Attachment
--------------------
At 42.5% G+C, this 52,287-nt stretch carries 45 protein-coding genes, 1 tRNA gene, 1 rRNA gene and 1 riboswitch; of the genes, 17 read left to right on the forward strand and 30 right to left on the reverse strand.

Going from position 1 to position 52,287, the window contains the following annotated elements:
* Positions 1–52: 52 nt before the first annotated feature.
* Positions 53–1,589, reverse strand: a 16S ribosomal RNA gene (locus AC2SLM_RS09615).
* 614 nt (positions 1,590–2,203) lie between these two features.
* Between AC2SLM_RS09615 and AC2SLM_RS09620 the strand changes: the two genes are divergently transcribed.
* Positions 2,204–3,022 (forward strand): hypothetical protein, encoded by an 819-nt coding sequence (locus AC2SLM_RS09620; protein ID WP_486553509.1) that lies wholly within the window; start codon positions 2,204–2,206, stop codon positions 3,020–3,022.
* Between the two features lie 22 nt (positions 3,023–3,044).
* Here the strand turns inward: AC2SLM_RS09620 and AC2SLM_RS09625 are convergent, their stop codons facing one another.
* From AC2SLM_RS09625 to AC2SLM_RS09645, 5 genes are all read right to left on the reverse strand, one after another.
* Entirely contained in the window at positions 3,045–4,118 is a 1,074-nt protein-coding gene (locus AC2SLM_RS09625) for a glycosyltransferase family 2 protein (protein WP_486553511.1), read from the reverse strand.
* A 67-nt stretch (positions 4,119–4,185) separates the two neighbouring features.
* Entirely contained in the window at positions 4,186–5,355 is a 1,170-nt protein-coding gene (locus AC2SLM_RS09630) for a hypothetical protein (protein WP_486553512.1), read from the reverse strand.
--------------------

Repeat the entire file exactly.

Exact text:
At 42.5% G+C, this 52,287-nt stretch carries 45 protein-coding genes, 1 tRNA gene, 1 rRNA gene and 1 riboswitch; of the genes, 17 read left to right on the forward strand and 30 right to left on the reverse strand.

Going from position 1 to position 52,287, the window contains the following annotated elements:
* Positions 1–52: 52 nt before the first annotated feature.
* Positions 53–1,589, reverse strand: a 16S ribosomal RNA gene (locus AC2SLM_RS09615).
* 614 nt (positions 1,590–2,203) lie between these two features.
* Between AC2SLM_RS09615 and AC2SLM_RS09620 the strand changes: the two genes are divergently transcribed.
* Positions 2,204–3,022 (forward strand): hypothetical protein, encoded by an 819-nt coding sequence (locus AC2SLM_RS09620; protein ID WP_486553509.1) that lies wholly within the window; start codon positions 2,204–2,206, stop codon positions 3,020–3,022.
* Between the two features lie 22 nt (positions 3,023–3,044).
* Here the strand turns inward: AC2SLM_RS09620 and AC2SLM_RS09625 are convergent, their stop codons facing one another.
* From AC2SLM_RS09625 to AC2SLM_RS09645, 5 genes are all read right to left on the reverse strand, one after another.
* Entirely contained in the window at positions 3,045–4,118 is a 1,074-nt protein-coding gene (locus AC2SLM_RS09625) for a glycosyltransferase family 2 protein (protein WP_486553511.1), read from the reverse strand.
* A 67-nt stretch (positions 4,119–4,185) separates the two neighbouring features.
* Entirely contained in the window at positions 4,186–5,355 is a 1,170-nt protein-coding gene (locus AC2SLM_RS09630) for a hypothetical protein (protein WP_486553512.1), read from the reverse strand.